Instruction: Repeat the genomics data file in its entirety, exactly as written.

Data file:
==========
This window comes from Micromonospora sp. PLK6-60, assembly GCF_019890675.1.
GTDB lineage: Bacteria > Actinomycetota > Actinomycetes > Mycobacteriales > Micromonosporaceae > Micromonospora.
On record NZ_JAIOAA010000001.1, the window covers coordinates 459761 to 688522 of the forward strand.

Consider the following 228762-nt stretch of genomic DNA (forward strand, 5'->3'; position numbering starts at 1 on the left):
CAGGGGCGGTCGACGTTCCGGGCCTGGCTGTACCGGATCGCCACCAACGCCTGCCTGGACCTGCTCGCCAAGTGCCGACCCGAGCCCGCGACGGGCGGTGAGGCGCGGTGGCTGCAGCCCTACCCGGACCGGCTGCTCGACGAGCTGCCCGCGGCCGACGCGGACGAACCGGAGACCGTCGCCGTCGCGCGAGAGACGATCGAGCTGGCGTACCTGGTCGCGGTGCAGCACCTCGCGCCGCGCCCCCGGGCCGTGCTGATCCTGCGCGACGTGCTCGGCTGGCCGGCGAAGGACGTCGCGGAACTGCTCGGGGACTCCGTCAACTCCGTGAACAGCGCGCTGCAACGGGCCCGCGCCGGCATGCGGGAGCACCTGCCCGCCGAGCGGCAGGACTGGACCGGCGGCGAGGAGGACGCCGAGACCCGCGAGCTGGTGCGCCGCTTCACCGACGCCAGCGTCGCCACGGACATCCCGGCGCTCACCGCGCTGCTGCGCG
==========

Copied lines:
This window comes from Micromonospora sp. PLK6-60, assembly GCF_019890675.1.
GTDB lineage: Bacteria > Actinomycetota > Actinomycetes > Mycobacteriales > Micromonosporaceae > Micromonospora.
On record NZ_JAIOAA010000001.1, the window covers coordinates 459761 to 688522 of the forward strand.

Consider the following 228762-nt stretch of genomic DNA (forward strand, 5'->3'; position numbering starts at 1 on the left):
CAGGGGCGGTCGACGTTCCGGGCCTGGCTGTACCGGATCGCCACCAACGCCTGCCTGGACCTGCTCGCCAAGTGCCGACCCGAGCCCGCGACGGGCGGTGAGGCGCGGTGGCTGCAGCCCTACCCGGACCGGCTGCTCGACGAGCTGCCCGCGGCCGACGCGGACGAACCGGAGACCGTCGCCGTCGCGCGAGAGACGATCGAGCTGGCGTACCTGGTCGCGGTGCAGCACCTCGCGCCGCGCCCCCGGGCCGTGCTGATCCTGCGCGACGTGCTCGGCTGGCCGGCGAAGGACGTCGCGGAACTGCTCGGGGACTCCGTCAACTCCGTGAACAGCGCGCTGCAACGGGCCCGCGCCGGCATGCGGGAGCACCTGCCCGCCGAGCGGCAGGACTGGACCGGCGGCGAGGAGGACGCCGAGACCCGCGAGCTGGTGCGCCGCTTCACCGACGCCAGCGTCGCCACGGACATCCCGGCGCTCACCGCGCTGCTGCGCG